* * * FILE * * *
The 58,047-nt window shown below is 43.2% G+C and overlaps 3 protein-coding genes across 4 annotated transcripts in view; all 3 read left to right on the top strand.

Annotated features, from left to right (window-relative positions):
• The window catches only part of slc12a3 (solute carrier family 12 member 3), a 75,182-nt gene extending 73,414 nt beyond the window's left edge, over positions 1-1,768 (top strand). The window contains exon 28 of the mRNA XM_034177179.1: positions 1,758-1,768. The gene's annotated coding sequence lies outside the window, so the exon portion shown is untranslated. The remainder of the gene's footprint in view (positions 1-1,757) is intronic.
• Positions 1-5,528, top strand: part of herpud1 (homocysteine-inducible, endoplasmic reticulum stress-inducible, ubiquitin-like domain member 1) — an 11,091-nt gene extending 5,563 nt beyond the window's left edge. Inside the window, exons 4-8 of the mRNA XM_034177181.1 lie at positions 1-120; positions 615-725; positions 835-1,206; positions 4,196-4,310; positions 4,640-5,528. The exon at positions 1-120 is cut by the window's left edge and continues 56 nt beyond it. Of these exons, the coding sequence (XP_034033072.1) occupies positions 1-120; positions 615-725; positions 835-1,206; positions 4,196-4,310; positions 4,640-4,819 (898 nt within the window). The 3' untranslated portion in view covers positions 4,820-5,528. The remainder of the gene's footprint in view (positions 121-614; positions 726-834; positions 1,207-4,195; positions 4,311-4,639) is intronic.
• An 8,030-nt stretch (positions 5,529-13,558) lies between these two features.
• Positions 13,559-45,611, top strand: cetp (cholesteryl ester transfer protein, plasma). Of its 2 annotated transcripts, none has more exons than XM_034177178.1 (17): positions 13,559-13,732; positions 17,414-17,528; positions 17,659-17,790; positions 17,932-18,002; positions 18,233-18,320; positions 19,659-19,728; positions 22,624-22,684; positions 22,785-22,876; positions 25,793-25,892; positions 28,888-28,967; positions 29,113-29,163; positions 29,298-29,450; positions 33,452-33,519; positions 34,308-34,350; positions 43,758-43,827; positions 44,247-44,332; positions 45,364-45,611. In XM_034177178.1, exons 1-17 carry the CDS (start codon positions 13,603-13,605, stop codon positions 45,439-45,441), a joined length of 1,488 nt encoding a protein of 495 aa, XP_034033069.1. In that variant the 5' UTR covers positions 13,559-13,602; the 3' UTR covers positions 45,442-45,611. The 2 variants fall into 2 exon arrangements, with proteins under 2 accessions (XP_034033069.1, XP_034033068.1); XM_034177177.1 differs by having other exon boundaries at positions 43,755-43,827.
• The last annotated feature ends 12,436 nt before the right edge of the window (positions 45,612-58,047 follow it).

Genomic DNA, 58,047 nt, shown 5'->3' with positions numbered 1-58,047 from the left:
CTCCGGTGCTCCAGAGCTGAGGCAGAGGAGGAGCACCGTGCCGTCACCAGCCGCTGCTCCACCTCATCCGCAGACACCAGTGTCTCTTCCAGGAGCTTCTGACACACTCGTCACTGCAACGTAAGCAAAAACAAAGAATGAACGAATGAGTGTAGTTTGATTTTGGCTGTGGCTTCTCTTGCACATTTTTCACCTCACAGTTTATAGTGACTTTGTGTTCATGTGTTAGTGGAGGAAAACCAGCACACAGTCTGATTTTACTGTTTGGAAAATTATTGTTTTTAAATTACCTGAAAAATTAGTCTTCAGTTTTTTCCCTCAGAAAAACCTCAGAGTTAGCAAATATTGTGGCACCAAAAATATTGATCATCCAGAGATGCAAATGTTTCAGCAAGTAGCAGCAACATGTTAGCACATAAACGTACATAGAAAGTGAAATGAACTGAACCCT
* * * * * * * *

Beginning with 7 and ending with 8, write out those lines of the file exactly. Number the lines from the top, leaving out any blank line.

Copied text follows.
• The last annotated feature ends 12,436 nt before the right edge of the window (positions 45,612-58,047 follow it).

Genomic DNA, 58,047 nt, shown 5'->3' with positions numbered 1-58,047 from the left: